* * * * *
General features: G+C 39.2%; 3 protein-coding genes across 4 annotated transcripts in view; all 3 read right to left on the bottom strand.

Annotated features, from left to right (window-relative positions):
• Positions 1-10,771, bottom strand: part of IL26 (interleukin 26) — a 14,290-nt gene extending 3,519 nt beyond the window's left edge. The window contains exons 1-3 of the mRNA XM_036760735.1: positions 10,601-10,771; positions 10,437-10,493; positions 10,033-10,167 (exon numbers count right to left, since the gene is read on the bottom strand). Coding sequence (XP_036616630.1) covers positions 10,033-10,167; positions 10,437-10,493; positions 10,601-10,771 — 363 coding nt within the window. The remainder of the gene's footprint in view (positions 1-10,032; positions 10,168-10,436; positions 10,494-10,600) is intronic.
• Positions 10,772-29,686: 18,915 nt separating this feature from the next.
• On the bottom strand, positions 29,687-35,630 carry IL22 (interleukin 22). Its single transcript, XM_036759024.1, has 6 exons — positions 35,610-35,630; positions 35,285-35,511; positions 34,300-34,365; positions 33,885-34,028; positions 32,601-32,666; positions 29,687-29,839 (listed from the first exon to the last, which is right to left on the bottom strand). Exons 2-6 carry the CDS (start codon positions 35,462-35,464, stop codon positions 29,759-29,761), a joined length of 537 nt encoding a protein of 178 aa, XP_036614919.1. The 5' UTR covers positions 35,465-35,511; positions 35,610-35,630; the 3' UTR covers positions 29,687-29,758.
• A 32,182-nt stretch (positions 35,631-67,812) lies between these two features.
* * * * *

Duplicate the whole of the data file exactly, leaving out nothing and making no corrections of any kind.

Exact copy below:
General features: G+C 39.2%; 3 protein-coding genes across 4 annotated transcripts in view; all 3 read right to left on the bottom strand.

Annotated features, from left to right (window-relative positions):
• Positions 1-10,771, bottom strand: part of IL26 (interleukin 26) — a 14,290-nt gene extending 3,519 nt beyond the window's left edge. The window contains exons 1-3 of the mRNA XM_036760735.1: positions 10,601-10,771; positions 10,437-10,493; positions 10,033-10,167 (exon numbers count right to left, since the gene is read on the bottom strand). Coding sequence (XP_036616630.1) covers positions 10,033-10,167; positions 10,437-10,493; positions 10,601-10,771 — 363 coding nt within the window. The remainder of the gene's footprint in view (positions 1-10,032; positions 10,168-10,436; positions 10,494-10,600) is intronic.
• Positions 10,772-29,686: 18,915 nt separating this feature from the next.
• On the bottom strand, positions 29,687-35,630 carry IL22 (interleukin 22). Its single transcript, XM_036759024.1, has 6 exons — positions 35,610-35,630; positions 35,285-35,511; positions 34,300-34,365; positions 33,885-34,028; positions 32,601-32,666; positions 29,687-29,839 (listed from the first exon to the last, which is right to left on the bottom strand). Exons 2-6 carry the CDS (start codon positions 35,462-35,464, stop codon positions 29,759-29,761), a joined length of 537 nt encoding a protein of 178 aa, XP_036614919.1. The 5' UTR covers positions 35,465-35,511; positions 35,610-35,630; the 3' UTR covers positions 29,687-29,758.
• A 32,182-nt stretch (positions 35,631-67,812) lies between these two features.